The ARP (Active Reservation Protocol) project explored the use
of portable and dyamically-extensible protocol code for network control
protocols, especially for signaling protocols. In particular, the
project developed a general-purpose active networks Execution
Environment (EE), called the Active
Signaling Protocol EE or ASP EE. The ASP EE was designed to
control active applications (AAs) executing in the control plane.
Security and isolation are important issues in the design
of the ASP EE. Different AAs executing within the EE are effectively
isolated, and the standard Java `sand-boxing' severely restricts the mischief
that an AA can cause. We believe that we will ultimately be able
to allow arbitrary AAs to be executed within the ASP EE.
The ASP EE is compatible with the ABone and deployed as
a permanent EE in a group of ABone nodes.
The ARP project has developed two significant AAs to execute
under the ASP EE.
A basic set of
node query functions, including
active versions of the familiar ping and traceroute, has been developed.
Jrsvp implements the Internet signaling protocol RSVP.
Except for framing, its network packet formats are compatible with the
Jrip implements the routing protocol RIP. This protocol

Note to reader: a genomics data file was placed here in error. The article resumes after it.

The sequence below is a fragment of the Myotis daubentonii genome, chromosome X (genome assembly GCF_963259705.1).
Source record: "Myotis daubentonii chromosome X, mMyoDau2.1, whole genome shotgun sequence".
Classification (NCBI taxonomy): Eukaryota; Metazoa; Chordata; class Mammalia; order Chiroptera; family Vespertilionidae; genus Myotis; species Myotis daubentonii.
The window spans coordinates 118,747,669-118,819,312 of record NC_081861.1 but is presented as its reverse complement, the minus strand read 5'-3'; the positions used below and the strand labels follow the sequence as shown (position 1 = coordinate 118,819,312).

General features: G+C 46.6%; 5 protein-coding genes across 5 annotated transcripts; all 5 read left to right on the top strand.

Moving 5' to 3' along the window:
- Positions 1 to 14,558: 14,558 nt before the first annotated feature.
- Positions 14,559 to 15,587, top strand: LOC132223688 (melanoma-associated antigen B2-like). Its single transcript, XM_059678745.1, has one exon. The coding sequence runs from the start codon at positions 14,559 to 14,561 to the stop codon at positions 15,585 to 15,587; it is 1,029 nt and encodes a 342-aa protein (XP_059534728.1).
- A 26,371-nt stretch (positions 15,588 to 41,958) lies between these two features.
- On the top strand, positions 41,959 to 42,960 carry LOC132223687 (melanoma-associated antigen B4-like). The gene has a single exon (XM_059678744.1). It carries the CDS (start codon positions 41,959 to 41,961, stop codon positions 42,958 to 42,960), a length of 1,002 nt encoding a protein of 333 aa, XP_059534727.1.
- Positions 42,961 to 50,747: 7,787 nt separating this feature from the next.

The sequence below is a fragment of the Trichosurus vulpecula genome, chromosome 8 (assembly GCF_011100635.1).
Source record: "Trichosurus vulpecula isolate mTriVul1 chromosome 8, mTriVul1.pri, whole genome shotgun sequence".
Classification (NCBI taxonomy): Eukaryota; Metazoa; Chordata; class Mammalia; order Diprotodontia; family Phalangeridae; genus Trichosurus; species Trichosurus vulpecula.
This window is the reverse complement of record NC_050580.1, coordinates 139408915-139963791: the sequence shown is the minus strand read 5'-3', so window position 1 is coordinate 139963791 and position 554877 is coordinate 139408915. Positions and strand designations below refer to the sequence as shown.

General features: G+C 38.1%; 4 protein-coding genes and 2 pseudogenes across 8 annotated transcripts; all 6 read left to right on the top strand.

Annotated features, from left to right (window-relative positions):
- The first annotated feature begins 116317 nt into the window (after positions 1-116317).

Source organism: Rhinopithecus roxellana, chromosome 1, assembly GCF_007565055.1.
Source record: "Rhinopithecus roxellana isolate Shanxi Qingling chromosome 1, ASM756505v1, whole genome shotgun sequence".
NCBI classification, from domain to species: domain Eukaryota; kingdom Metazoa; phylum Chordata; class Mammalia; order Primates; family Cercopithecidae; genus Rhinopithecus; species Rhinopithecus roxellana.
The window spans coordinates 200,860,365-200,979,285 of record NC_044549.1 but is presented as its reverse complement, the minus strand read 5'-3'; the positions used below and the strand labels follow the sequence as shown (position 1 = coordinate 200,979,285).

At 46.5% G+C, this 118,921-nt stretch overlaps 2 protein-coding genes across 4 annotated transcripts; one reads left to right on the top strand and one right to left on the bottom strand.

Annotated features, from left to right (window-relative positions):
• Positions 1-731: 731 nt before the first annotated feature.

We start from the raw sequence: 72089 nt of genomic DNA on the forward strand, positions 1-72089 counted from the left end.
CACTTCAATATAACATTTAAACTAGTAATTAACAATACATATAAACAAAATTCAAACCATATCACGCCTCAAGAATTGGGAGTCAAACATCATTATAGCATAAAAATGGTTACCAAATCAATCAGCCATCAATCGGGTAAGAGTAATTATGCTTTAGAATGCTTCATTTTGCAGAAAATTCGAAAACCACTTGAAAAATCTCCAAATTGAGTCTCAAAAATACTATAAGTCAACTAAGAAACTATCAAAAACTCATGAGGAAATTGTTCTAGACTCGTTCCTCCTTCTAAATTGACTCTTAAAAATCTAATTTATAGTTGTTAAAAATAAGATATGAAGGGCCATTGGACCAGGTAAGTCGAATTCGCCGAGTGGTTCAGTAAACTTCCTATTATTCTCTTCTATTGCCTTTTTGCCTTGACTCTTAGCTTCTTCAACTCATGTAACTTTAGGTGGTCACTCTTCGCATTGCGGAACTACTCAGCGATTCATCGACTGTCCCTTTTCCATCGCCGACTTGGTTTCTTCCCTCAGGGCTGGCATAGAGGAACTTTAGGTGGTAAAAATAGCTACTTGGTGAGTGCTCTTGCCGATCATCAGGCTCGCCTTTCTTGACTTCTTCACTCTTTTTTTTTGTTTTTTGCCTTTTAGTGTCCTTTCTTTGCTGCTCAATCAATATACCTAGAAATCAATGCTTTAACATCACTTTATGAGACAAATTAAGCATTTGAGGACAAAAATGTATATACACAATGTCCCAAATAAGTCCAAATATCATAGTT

is implemented as an AA but it sets the default forwarding table used by
the ASP EE for ASP active packets. . This is accomplished
using a "Network Management Interface" (NMI) to the ASP EE.
contains a web form which can be used to generate the topology files for the
of the ASP EE and related AA's was narrowly released. (12/03/1999)
release 1.1 of the ASP EE and related AA's and UA's. (03/17/2000)
release 1.2 of the ASP EE and related AA's and UA's. (08/11/2000)
release 1.3 of the ASP EE and related AA's and UA's. (11/17/2000)
release 1.3.2 of the ASP EE and related AA's and UA's. (3/20/2001)
release 1.4 of the ASP EE and related AA's and UA's. (5/22/2001)
release 1.5 of the ASP EE and related AA's and UA's. (11/28/2001)
release 1.6 of the ASP EE and related AA's and UA's. (10/14/2002)